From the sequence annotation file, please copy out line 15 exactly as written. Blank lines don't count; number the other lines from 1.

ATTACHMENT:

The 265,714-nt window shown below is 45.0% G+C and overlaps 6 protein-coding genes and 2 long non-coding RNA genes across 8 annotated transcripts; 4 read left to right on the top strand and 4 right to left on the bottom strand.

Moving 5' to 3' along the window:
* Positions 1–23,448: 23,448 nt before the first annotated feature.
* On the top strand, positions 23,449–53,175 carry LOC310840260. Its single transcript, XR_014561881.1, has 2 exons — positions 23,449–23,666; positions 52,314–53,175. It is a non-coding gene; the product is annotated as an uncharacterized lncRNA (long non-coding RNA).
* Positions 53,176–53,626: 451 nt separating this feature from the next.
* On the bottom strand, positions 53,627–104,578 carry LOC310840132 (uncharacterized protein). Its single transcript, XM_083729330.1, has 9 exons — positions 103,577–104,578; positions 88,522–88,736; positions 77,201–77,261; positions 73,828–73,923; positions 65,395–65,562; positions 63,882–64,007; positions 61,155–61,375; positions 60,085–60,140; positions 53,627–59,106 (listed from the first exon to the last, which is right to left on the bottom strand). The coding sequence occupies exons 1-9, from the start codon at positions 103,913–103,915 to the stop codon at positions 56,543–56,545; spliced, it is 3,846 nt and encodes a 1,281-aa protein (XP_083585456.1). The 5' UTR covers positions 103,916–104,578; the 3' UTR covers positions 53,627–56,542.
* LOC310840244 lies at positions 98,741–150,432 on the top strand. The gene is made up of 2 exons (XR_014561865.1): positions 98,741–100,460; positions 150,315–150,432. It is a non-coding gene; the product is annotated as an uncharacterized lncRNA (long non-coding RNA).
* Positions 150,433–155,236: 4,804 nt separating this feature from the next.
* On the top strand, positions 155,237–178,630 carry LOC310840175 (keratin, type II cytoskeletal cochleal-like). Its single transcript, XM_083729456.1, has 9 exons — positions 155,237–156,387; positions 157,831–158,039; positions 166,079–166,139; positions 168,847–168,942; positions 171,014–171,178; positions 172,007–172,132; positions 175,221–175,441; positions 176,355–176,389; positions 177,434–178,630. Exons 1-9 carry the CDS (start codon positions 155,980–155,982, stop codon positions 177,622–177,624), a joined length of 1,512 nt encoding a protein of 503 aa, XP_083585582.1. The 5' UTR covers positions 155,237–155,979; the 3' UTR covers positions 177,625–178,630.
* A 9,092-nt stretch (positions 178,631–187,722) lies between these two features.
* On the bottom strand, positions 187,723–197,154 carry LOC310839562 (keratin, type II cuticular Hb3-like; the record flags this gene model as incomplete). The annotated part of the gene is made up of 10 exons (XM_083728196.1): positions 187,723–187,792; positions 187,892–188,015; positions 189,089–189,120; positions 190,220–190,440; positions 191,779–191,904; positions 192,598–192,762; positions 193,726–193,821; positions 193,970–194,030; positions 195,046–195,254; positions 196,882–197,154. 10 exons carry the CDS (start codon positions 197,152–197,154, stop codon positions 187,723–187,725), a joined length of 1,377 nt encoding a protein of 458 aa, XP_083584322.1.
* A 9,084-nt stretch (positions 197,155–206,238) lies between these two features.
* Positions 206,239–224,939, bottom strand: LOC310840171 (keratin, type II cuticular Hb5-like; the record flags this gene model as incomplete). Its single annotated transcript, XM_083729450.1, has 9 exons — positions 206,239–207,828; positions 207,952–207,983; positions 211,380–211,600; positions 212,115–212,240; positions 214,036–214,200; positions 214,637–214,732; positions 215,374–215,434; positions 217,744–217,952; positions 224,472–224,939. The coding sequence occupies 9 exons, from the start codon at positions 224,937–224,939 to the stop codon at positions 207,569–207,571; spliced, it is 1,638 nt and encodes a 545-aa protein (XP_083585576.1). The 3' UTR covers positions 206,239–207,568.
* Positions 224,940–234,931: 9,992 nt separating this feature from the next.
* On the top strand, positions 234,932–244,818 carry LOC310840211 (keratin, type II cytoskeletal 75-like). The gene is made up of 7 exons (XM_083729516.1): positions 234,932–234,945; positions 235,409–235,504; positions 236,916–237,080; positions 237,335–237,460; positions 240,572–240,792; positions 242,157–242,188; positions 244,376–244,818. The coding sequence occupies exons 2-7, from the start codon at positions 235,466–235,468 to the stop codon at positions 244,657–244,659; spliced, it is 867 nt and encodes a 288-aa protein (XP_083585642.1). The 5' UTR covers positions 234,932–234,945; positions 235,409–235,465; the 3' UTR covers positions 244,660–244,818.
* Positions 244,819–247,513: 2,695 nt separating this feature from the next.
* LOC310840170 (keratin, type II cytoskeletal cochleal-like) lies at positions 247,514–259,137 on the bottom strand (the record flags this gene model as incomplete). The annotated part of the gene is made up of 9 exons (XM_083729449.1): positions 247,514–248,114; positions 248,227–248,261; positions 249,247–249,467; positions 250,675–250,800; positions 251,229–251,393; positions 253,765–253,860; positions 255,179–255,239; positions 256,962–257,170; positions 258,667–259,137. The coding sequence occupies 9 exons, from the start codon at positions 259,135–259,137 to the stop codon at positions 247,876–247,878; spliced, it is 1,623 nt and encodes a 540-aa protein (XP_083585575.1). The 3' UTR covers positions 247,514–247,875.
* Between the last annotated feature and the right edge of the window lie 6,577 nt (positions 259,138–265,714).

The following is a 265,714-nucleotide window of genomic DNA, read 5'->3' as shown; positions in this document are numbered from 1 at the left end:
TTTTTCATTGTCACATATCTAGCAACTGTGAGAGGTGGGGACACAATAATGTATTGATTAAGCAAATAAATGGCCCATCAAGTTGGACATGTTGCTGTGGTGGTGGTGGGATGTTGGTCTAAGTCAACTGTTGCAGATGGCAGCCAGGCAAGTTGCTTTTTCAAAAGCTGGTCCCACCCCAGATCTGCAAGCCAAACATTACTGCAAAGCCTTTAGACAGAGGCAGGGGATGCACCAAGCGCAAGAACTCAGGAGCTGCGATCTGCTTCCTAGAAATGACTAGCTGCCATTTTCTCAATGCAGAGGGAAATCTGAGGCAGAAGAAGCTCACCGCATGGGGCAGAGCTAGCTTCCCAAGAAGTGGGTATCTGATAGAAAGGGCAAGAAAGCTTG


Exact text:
* On the top strand, positions 234,932–244,818 carry LOC310840211 (keratin, type II cytoskeletal 75-like). The gene is made up of 7 exons (XM_083729516.1): positions 234,932–234,945; positions 235,409–235,504; positions 236,916–237,080; positions 237,335–237,460; positions 240,572–240,792; positions 242,157–242,188; positions 244,376–244,818. The coding sequence occupies exons 2-7, from the start codon at positions 235,466–235,468 to the stop codon at positions 244,657–244,659; spliced, it is 867 nt and encodes a 288-aa protein (XP_083585642.1). The 5' UTR covers positions 234,932–234,945; positions 235,409–235,465; the 3' UTR covers positions 244,660–244,818.